Finally, summary judgment was properly granted on Scotch‟s claims for retaliation, failing to maintain an environment free from discrimination, and termination of employment in violation of public policy.

FACTS

I. Background

AIC is a design, media arts, and culinary arts school offering bachelor‟s and associate‟s degrees in, among other things, media arts and animation, game arts and design, and interior design. AIC is accredited by the Accrediting Council for Independent Colleges and Schools (ACICS) and is subject to its accreditation standards.

Full-time faculty at AIC teach at least five course sections or the equivalent per term, and part-time faculty teach four course sections or fewer per term. Full-time faculty receive benefits, such as health insurance and life insurance.

Scotch began his employment at AIC in 2003 as an instructor teaching four course sections, supplemented with time working in the student advising department. (The parties dispute whether Scotch was considered a full-time or part-time employee when he was hired.) Starting in 2004, Scotch taught five course sections per term in the game arts and design and media arts and animation departments.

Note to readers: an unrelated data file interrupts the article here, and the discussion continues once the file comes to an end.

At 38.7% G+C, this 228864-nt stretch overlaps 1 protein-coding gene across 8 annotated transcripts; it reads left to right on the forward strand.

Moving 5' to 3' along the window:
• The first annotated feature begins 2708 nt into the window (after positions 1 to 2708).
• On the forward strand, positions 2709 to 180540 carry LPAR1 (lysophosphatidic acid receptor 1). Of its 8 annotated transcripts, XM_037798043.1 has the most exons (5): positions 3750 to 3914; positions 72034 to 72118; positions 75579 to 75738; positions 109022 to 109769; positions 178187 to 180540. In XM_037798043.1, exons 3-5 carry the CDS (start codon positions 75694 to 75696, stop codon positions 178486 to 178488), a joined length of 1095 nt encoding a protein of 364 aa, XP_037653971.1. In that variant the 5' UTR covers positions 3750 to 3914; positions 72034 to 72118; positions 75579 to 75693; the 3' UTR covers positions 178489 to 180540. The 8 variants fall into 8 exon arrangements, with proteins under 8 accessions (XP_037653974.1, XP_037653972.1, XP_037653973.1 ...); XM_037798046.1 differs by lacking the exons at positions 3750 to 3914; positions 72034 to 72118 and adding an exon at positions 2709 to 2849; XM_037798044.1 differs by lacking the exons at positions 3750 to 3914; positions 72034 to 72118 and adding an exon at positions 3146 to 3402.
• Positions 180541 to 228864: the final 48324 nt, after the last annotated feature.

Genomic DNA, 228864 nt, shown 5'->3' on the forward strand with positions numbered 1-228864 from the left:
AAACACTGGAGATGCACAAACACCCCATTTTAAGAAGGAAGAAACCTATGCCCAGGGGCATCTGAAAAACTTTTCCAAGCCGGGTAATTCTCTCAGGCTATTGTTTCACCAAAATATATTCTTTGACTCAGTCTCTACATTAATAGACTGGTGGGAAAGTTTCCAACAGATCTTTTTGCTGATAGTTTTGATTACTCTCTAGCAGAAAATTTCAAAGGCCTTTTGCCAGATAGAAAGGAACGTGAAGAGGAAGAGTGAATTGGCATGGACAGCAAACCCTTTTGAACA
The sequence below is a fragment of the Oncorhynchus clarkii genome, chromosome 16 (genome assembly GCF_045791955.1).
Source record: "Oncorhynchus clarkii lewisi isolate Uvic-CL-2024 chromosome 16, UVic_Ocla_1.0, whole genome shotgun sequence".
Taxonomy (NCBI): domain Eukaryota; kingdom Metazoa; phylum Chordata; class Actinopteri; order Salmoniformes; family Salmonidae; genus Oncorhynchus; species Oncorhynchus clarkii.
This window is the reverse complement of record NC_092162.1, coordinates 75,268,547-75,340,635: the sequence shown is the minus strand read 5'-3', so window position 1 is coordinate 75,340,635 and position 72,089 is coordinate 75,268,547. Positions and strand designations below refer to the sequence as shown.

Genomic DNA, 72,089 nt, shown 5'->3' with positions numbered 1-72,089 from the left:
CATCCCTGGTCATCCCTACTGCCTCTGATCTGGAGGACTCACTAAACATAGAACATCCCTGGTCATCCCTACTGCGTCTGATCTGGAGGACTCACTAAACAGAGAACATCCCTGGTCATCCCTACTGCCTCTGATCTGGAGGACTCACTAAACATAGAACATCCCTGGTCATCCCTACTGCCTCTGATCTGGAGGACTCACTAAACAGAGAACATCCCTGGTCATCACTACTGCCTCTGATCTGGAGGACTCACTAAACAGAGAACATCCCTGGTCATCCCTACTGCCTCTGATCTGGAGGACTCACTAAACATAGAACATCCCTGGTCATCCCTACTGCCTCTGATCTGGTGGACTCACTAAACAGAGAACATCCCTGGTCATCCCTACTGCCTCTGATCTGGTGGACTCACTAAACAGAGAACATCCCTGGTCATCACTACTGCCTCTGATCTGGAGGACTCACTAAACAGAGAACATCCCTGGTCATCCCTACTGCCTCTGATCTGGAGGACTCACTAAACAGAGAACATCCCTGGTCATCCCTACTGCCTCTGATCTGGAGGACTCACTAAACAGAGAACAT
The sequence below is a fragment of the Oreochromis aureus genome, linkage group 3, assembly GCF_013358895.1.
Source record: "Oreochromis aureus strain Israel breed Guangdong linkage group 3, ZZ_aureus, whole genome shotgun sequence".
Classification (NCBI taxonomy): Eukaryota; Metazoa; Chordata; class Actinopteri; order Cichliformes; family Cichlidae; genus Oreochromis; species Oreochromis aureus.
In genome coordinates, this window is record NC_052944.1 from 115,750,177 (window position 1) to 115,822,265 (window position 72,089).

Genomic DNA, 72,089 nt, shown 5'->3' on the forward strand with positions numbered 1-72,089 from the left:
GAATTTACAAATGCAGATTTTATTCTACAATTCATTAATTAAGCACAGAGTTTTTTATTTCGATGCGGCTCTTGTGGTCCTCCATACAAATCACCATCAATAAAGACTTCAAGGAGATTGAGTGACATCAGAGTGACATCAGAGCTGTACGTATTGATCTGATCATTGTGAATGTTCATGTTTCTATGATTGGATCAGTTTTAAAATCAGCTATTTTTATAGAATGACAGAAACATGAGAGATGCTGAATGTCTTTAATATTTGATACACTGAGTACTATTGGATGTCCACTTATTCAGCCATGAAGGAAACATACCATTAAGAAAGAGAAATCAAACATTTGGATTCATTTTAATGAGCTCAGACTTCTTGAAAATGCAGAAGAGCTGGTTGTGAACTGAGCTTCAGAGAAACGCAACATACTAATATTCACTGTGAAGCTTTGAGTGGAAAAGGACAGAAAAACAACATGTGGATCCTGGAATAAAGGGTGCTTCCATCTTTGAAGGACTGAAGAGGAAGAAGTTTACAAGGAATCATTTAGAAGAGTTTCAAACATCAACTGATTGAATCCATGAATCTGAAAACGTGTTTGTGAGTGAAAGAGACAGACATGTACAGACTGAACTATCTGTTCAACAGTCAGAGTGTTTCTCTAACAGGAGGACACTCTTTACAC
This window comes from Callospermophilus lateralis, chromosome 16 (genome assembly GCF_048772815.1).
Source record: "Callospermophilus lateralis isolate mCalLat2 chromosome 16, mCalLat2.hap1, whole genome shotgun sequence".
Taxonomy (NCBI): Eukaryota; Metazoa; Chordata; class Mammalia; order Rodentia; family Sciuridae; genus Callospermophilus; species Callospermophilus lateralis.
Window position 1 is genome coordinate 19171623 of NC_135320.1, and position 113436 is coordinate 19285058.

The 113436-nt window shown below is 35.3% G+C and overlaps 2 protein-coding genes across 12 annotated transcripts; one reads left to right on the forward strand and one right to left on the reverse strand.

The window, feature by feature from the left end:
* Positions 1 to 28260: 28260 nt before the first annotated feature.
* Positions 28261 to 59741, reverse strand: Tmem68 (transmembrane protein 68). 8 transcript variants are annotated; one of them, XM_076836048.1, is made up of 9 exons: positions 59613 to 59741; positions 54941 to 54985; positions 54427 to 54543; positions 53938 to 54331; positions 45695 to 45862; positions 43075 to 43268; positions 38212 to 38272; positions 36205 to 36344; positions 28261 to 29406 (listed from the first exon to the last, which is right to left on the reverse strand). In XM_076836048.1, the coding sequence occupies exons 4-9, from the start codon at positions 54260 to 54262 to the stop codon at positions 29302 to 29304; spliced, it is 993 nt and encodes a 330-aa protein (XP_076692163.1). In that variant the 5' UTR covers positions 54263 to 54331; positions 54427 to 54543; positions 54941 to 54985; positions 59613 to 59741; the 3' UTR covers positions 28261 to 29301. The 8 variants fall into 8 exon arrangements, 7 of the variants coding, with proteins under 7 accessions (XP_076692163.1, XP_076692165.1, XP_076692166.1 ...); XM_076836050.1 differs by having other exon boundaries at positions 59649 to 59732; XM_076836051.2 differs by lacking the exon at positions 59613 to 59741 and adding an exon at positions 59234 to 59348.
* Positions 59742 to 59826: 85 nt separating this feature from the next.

Since early 2004, Scotch‟s immediate supervisor was Lawrence Richman, the academic director for the game arts and design and media arts and animation departments. Richman‟s immediate supervisor was Melinda Lester, the acting dean of academic affairs of AIC.

II. Master's Degree Requirement

ACICS accreditation standards require all faculty members who teach upper division courses to hold a graduate degree, professional degree, or a bachelor‟s degree plus professional certification. AIC makes limited exceptions from the accreditation requirement to allow faculty members who do not have a graduate degree, but who have valuable work experience or other professional qualifications, to teach upper division courses.